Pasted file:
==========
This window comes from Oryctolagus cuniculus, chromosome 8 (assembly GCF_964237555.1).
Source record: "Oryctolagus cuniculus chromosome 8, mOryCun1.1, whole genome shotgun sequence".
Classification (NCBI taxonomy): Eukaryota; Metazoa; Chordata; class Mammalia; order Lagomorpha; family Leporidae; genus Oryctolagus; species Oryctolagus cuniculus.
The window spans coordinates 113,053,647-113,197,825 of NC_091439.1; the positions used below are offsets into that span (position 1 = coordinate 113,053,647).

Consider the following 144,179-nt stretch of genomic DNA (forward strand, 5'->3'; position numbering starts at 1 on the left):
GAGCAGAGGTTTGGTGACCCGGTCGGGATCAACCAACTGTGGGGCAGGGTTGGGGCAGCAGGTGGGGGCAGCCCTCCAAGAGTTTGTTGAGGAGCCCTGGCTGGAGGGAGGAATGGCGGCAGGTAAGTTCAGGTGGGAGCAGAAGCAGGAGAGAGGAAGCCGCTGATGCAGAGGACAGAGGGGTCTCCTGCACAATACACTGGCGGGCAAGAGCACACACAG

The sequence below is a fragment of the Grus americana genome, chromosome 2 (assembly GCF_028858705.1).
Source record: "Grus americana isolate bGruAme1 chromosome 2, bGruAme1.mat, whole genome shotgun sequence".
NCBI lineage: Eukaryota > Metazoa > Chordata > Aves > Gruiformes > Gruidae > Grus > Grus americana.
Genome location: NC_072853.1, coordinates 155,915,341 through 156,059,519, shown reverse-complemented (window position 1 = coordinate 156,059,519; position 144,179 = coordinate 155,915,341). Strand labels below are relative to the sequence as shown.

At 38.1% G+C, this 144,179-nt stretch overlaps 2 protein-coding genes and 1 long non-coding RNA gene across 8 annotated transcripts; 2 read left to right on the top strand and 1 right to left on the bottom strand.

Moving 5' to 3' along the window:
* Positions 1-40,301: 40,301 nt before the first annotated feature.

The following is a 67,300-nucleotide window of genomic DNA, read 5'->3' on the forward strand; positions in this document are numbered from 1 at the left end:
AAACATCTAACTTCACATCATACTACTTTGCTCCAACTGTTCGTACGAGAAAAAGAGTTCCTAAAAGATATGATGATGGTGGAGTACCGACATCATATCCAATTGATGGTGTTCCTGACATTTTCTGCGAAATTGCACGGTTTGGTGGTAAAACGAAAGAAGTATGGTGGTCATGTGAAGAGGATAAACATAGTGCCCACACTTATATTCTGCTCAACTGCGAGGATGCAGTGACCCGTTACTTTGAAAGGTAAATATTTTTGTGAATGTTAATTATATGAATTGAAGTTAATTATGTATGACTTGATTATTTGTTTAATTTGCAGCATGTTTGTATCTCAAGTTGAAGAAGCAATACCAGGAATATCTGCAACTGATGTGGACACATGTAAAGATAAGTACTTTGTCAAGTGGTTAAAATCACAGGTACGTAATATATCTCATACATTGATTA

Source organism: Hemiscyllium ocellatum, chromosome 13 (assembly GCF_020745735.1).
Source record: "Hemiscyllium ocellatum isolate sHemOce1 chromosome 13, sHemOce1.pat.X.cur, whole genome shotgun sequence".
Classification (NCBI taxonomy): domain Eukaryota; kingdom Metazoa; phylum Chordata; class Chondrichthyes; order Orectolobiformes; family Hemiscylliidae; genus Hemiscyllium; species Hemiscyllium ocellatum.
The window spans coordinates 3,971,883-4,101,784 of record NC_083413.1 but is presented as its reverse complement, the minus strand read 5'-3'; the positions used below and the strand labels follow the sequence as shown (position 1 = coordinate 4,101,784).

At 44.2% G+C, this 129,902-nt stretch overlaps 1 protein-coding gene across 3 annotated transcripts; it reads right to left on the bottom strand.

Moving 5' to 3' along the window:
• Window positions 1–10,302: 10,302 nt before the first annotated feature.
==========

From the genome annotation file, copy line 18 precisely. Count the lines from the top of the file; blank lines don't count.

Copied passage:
Classification (NCBI taxonomy): domain Eukaryota; kingdom Metazoa; phylum Chordata; class Chondrichthyes; order Orectolobiformes; family Hemiscylliidae; genus Hemiscyllium; species Hemiscyllium ocellatum.